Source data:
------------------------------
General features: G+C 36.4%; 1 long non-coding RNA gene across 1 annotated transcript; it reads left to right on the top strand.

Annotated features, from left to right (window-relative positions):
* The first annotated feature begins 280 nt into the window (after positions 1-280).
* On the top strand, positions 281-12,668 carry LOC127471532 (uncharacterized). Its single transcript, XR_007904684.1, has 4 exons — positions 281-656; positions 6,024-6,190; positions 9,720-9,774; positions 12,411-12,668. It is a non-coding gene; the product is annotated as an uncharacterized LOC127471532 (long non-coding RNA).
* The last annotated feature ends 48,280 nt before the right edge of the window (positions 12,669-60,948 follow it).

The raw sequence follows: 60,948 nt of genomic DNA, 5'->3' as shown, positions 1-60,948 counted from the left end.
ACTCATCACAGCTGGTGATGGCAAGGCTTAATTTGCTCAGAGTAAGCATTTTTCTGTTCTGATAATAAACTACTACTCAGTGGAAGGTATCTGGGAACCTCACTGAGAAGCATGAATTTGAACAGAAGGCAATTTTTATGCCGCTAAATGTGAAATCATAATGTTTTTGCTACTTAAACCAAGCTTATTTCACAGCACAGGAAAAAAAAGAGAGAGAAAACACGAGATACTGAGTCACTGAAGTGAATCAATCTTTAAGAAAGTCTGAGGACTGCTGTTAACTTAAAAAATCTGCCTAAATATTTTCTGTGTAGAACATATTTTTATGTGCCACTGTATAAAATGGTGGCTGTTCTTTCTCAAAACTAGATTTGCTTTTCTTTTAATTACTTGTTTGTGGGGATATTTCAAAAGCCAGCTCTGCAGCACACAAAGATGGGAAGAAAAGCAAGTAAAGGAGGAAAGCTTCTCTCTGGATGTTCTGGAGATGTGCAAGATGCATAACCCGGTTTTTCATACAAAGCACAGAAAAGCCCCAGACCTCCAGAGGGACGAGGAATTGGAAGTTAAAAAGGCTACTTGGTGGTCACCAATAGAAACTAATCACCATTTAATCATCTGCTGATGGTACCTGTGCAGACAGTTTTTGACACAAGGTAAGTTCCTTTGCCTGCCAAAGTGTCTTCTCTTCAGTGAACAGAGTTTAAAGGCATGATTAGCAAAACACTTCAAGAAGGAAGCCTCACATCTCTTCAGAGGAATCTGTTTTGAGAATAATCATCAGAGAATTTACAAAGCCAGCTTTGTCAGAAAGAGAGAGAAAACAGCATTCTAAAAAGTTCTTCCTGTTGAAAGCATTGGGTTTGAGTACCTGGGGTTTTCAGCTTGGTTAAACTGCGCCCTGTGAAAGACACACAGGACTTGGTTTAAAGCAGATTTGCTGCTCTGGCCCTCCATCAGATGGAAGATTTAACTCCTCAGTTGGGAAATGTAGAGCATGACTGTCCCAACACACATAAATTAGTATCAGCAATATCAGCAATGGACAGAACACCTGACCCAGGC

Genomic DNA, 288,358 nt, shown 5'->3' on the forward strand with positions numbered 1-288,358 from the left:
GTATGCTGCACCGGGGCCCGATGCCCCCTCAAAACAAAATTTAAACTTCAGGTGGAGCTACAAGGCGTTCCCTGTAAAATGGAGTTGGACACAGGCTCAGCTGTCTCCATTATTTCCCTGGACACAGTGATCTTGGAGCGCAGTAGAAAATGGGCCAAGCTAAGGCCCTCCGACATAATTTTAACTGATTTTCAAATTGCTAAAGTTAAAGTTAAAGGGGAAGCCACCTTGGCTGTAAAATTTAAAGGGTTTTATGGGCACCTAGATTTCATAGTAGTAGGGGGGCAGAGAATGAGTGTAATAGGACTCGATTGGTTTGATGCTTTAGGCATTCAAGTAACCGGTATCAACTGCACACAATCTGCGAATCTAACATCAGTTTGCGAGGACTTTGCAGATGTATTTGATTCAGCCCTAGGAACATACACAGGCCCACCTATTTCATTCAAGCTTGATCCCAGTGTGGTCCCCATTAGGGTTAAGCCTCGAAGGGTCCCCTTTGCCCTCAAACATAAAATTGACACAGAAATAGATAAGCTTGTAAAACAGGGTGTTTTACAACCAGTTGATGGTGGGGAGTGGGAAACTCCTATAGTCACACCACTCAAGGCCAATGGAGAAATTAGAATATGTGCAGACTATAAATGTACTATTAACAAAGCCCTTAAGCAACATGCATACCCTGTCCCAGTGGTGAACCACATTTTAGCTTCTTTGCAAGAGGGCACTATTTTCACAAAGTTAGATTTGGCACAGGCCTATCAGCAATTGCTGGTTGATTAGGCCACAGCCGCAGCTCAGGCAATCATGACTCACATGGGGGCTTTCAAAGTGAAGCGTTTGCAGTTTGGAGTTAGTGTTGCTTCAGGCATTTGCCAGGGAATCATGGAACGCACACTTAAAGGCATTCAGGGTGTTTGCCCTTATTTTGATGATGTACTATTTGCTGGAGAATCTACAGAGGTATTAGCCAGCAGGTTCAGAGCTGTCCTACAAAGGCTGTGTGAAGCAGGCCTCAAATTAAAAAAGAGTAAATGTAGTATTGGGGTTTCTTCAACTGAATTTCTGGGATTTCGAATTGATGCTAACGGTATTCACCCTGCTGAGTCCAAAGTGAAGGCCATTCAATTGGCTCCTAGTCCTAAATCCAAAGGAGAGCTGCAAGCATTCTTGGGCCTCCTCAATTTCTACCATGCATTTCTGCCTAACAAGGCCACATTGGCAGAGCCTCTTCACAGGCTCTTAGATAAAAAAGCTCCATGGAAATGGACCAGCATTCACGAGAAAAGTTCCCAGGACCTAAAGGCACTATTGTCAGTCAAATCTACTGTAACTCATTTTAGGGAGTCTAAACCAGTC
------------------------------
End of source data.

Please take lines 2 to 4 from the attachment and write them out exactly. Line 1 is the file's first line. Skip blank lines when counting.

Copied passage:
Annotated features, from left to right (window-relative positions):
* The first annotated feature begins 280 nt into the window (after positions 1-280).
* On the top strand, positions 281-12,668 carry LOC127471532 (uncharacterized). Its single transcript, XR_007904684.1, has 4 exons — positions 281-656; positions 6,024-6,190; positions 9,720-9,774; positions 12,411-12,668. It is a non-coding gene; the product is annotated as an uncharacterized LOC127471532 (long non-coding RNA).